TIPS · THINGS TO CONSIDER
Certain questions about travel on the Paiute ATV Trail are common in
the minds of those planning a trip, and who are not familiar with central
Utah. Some people are afraid their questions would be considered "silly"
so they don't ask. But many have asked the same ones in the past, and no
concern that could make a trip more comfortable and enjoyable is silly.
Here is information relating to questions others have asked.
Some visitors are astonished at the massive nature of the trail system
and the remoteness of some of the areas along the trail. Because of this
some have expressed real concern about encountering wildlife, particularly
bears and mountain lions, along the trail. Though there are some of these
animals, they are extremely wary of humans, unless they are protecting their
young. Without guides and dogs, your chances of seeing a bear or lion would
be extremely small and should not be a concern. Many locals who spend much
of their time in the mountains would love to sight either animal.
Other species of wildlife, however, are more common and encountering
these can significantly enhance the experience of the Paiute Trail. Mule
deer are common to the area and can be seen on any part of the trail, particularly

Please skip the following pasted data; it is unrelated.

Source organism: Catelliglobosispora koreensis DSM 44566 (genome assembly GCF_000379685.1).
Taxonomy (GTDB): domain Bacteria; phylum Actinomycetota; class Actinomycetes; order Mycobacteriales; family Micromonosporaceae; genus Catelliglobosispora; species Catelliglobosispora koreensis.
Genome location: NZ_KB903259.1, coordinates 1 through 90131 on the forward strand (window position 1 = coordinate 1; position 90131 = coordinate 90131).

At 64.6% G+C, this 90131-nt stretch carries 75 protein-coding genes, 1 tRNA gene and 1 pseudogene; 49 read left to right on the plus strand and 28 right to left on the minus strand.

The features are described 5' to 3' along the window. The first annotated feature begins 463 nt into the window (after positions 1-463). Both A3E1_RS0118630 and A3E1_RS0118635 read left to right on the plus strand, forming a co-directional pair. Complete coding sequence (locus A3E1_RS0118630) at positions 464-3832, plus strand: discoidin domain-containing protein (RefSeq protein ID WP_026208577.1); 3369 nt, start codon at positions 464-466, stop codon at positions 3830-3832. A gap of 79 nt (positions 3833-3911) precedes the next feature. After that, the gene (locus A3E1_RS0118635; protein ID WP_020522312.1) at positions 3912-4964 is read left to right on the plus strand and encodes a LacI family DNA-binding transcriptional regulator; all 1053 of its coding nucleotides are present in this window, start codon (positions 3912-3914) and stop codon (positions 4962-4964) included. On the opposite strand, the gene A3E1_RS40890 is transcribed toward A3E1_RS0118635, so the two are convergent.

at dusk. The Fishlake National Forest is also home to large herds of elk.
At times the deer will stand and watch you long enough for you to get your
camera out for pictures. Elk are more wary, so when you spot them it's best
to already have the camera ready. To view or photograph these animals, stop
your ATV but leave the engine running and remain on the vehicle. Some animals
will be curious and may watch you for several minutes. However, changes
in sound or sudden movement will startle the animals. Chasing wildlife is
illegal because it stresses them which could lead to their death.
The area around the Paiute Trail is a popular wintering area for both
golden and bald eagles. Some remain yearlong so you may see one of these
majestic birds as you travel along the trail. There is a herd of moose in
the Fishlake Basin. These animals wander quite widely so you might get a
rare chance to see one on the northeast part of the trail.
Other animals often seen along the trail include coyotes,
ground squirrels, chipmunks, and numerous species of song birds. The best
way to shoot them is with a telephoto lens on a 35 millimeter camera. Above
all do not harass the wildlife. Remember this is their habitat and you are
only a visitor
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